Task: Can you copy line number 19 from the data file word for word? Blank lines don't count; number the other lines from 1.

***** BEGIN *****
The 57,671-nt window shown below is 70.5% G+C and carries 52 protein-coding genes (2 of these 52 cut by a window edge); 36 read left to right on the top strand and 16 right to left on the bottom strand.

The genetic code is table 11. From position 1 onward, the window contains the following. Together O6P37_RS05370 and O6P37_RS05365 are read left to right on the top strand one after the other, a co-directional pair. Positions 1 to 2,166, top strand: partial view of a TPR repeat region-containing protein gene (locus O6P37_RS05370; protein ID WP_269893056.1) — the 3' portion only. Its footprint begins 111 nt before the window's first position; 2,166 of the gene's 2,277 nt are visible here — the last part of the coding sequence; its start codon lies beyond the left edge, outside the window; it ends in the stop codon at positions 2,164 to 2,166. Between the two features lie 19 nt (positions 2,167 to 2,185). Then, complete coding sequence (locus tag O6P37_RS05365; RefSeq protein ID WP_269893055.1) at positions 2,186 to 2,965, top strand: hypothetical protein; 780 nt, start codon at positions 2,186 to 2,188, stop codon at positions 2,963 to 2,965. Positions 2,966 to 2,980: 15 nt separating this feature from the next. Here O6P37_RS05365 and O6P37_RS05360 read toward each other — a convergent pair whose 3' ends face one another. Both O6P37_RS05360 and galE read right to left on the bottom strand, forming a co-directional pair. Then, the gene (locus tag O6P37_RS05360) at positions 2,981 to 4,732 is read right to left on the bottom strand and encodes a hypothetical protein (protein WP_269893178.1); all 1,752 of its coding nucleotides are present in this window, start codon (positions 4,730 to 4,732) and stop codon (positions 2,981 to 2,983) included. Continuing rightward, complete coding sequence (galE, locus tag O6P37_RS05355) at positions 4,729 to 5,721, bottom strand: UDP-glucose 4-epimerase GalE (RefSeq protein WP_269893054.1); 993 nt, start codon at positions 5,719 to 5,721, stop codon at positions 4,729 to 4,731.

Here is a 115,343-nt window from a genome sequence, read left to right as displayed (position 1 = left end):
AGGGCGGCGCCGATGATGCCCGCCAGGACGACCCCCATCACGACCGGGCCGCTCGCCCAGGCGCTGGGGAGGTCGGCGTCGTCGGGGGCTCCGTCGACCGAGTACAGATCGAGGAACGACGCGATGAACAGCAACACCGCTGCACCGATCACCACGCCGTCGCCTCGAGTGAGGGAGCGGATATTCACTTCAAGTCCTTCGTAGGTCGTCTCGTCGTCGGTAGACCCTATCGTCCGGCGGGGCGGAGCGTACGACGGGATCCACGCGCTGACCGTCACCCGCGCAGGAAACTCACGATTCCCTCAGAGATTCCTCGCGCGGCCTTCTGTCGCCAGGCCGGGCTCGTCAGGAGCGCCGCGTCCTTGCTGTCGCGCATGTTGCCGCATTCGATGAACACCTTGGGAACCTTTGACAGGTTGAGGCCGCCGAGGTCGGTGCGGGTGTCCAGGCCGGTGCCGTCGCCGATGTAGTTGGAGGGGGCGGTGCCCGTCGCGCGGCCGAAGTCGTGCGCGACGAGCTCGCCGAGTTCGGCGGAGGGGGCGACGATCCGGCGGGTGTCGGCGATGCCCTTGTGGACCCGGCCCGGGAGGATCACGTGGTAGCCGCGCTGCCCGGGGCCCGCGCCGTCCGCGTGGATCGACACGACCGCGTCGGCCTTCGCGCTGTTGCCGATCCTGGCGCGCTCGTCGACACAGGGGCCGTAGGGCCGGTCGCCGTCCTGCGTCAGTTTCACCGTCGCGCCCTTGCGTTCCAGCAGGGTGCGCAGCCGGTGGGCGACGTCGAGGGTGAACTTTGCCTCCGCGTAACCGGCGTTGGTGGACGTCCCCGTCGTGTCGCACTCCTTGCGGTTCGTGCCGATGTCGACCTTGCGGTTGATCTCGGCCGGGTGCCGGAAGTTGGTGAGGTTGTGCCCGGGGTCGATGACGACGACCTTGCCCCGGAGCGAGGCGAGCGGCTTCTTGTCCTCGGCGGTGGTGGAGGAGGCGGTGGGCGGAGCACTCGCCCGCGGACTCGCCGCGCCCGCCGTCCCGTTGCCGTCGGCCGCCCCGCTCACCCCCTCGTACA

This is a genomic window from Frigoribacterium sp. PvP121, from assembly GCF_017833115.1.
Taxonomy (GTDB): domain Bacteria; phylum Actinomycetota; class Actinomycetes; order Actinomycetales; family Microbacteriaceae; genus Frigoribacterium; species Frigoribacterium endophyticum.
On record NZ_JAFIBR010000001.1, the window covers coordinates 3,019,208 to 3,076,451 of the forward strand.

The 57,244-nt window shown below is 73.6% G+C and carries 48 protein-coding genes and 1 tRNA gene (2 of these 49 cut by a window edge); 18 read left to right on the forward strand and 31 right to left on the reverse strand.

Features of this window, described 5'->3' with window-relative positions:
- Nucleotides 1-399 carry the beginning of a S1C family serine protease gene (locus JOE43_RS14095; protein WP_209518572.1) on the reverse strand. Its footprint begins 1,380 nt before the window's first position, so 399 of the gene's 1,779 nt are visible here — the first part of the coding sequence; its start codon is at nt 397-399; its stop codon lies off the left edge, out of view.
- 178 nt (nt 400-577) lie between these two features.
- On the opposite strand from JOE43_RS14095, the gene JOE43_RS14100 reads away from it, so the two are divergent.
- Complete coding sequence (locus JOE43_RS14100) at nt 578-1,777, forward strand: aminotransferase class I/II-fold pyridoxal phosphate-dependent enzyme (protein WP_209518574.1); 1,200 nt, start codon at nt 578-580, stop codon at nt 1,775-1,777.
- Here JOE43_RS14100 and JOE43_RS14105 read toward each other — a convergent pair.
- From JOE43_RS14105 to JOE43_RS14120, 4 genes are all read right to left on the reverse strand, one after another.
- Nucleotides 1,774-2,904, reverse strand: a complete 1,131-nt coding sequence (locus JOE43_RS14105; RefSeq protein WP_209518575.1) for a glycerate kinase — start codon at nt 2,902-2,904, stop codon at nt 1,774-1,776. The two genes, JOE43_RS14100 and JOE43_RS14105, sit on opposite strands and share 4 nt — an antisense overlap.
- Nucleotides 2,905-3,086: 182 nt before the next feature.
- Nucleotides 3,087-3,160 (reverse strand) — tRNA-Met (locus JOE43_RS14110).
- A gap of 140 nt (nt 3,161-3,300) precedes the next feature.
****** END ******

- A gap of 140 nt (nt 3,161-3,300) precedes the next feature.